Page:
Transit and transportation protocol talks ‘positive’The first day of bilateral talks between Nepal and China on the Nepal-China Transit and Transportation protocol ended on a positive note on Wednesday, with China expressing its willingness to allow landlocked Nepal to use all of its seaports for trading goods with third countries.
The first day of bilateral talks between Nepal and China on the Nepal-China Transit and Transportation protocol ended on a positive note on Wednesday, with China expressing its willingness to allow landlocked Nepal to use all of its seaports for trading goods with third countries.
In 2016, Beijing agreed to allow Nepal to use its ports to trade goods with third countries—a move that is expected to end Nepal’s sole dependence on India for overland trade.
However, to formally implement the agreement, both countries need to sign the protocol on Nepal-China Transit and Transportation.
The previous two meetings on the agenda were inconclusive. The two-day meet, which started in Kathmandu on Wednesday, is expected to finalise the issues by Thursday, the government officials said.
Wang Shuiping, director general at the Department of Transport Services, is leading a nine-member Chinese delegation, while the Nepali team is being led by Rabi Shankar Sainju, joint-secretary at the Ministry of Industry, Commerce and Supplies.
Navaraj Dhakal, joint-secretary at the ministry, said that during the meeting, Nepal requested China to allow access to all of its trading points including Chinese seaports located in Tianjin, Shenzhen and Xingang.
Nepal has been using two Indian ports for trade—the Kolkata/Haldia Port and the Visakhapatnam Port.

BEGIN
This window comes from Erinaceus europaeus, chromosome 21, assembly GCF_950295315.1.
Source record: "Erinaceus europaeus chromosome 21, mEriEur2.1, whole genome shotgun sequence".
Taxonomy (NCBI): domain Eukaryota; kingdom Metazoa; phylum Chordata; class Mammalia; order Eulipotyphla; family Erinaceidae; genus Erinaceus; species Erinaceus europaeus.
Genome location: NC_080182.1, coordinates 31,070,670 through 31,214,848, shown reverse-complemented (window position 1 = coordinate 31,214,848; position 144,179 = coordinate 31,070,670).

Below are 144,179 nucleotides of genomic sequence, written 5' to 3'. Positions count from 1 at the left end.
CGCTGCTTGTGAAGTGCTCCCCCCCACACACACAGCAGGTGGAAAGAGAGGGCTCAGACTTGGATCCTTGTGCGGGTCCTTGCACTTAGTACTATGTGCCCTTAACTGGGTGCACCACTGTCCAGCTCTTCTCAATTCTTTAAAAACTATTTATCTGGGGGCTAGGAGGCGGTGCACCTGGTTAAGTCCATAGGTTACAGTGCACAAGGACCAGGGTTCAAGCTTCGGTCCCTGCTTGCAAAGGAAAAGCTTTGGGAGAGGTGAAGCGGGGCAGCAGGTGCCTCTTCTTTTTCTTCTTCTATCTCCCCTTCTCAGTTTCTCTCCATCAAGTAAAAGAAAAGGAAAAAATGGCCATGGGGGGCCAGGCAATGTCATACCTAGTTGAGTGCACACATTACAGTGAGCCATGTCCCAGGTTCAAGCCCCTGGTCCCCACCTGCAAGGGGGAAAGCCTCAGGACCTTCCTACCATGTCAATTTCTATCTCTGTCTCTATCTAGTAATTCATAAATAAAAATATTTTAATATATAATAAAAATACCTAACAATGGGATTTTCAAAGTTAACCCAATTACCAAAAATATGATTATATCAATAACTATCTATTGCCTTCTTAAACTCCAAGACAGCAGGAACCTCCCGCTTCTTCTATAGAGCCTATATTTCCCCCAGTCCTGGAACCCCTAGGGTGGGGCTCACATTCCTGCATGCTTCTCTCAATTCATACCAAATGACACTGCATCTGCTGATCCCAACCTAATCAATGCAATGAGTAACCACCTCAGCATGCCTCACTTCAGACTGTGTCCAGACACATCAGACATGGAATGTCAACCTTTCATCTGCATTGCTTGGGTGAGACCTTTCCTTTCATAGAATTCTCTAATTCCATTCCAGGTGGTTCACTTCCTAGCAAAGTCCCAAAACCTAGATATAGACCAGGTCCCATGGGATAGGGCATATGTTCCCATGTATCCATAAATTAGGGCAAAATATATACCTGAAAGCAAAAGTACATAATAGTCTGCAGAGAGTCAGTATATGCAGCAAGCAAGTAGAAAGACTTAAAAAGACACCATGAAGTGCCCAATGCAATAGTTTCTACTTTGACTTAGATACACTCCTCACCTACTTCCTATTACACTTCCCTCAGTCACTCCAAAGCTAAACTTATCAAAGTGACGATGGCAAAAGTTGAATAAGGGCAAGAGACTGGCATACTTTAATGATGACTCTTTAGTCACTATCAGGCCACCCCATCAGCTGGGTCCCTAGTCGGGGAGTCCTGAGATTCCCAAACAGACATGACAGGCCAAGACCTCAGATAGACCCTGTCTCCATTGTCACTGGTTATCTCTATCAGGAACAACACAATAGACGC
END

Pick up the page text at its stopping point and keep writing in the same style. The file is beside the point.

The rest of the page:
In 2015, after the five-month-long trade embargo launched by India over Nepal’s new Constitution’s provisions, Nepal was forced to opt for an alternative to Indian ports.
According to Dhakal, the three proposed seaports are close to Nepal. “The Chinese team is positive about Nepal’s request,” he said.
The nearest port in Tianjin is 3,000 km from the Nepal border. On the other hand, India’s Calcutta port is 1,000 km from Nepal.
The officials who attended Wednesday’s meeting said that the Chinese team responded positively but have expressed security concerns regarding the proposed trade and transit routes.
Dhakal said that Nepal’s agendas for the meeting were the transit operation modality, the import- and export-procedure and mode of transport and customs clearance.
Other topics such as the starting of interbank market connectivity between the two countries and building necessary infrastructure were also discussed in the meeting, he said. The meeting also focused on the development of necessary infrastructure under China’s Belt and Road Initiative.
In addition, the signing of a free trade agreement with China, increasing Chinese assistance in establishing special economic zones in Nepal, and the reopening the Tatopani trade route were also discussed at the bilateral meeting.
Last year Nepal joined the Belt and Road Initiative, which is China’s effort to develop a modern ‘Silk Road’ project connecting Asia with Europe, Middle East and Africa by road, railway, sea and air.